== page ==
One of two cooling pumps on the International Space Station shut itself down after sensors detected a temperature anomaly, but the situation poses no threat to the six crewmembers, NASA said.

Engineers on the ground think the problem may lie with a flow control valve on the pump, which circulates ammonia coolant on the outside of the ISS, according to a NASA statement.

The next step is determining whether the fault can be corrected with a software fix. If not, crewmembers may have to go outside the ISS to replace the unit.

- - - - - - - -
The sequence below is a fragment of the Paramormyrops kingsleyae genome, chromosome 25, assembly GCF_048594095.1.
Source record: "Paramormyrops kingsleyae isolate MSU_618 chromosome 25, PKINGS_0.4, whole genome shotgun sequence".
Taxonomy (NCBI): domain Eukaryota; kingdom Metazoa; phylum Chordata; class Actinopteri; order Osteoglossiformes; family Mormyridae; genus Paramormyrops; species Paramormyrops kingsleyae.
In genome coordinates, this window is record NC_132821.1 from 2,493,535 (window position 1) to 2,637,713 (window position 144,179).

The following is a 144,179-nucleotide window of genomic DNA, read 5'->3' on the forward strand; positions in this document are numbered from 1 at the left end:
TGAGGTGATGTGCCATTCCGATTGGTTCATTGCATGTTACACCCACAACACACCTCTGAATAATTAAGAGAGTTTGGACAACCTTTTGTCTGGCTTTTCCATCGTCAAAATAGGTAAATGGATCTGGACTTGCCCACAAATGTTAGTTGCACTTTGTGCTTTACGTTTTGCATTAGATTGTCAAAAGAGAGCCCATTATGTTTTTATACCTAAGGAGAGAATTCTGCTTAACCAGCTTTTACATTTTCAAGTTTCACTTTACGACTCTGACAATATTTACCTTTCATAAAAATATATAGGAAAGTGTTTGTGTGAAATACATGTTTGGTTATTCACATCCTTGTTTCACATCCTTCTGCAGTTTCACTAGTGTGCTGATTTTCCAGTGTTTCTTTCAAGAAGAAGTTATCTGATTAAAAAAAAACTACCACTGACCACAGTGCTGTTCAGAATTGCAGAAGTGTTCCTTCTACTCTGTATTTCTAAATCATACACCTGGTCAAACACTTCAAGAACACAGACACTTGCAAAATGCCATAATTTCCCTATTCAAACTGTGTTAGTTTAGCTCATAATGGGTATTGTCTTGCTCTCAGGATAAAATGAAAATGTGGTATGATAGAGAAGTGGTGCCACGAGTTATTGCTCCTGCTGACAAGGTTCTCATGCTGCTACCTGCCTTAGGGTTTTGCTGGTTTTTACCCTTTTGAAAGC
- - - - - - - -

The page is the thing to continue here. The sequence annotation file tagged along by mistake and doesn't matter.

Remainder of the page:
The pump problem forced a shutdown of non-critical systems aboard the ISS, which is currently carrying two U.S. astronauts, three Russian cosmonauts and a Japanese astronaut.

"At no time was the crew or the station itself in any danger," NASA said.

The ISS turned 15 last month and the partners in the venture - including NASA, Roscosmos and the European Space Agency - have agreed the station will remain operational until 2020.

Made up of 11 modules, the ISS has been continuously occupied since 2009. EFE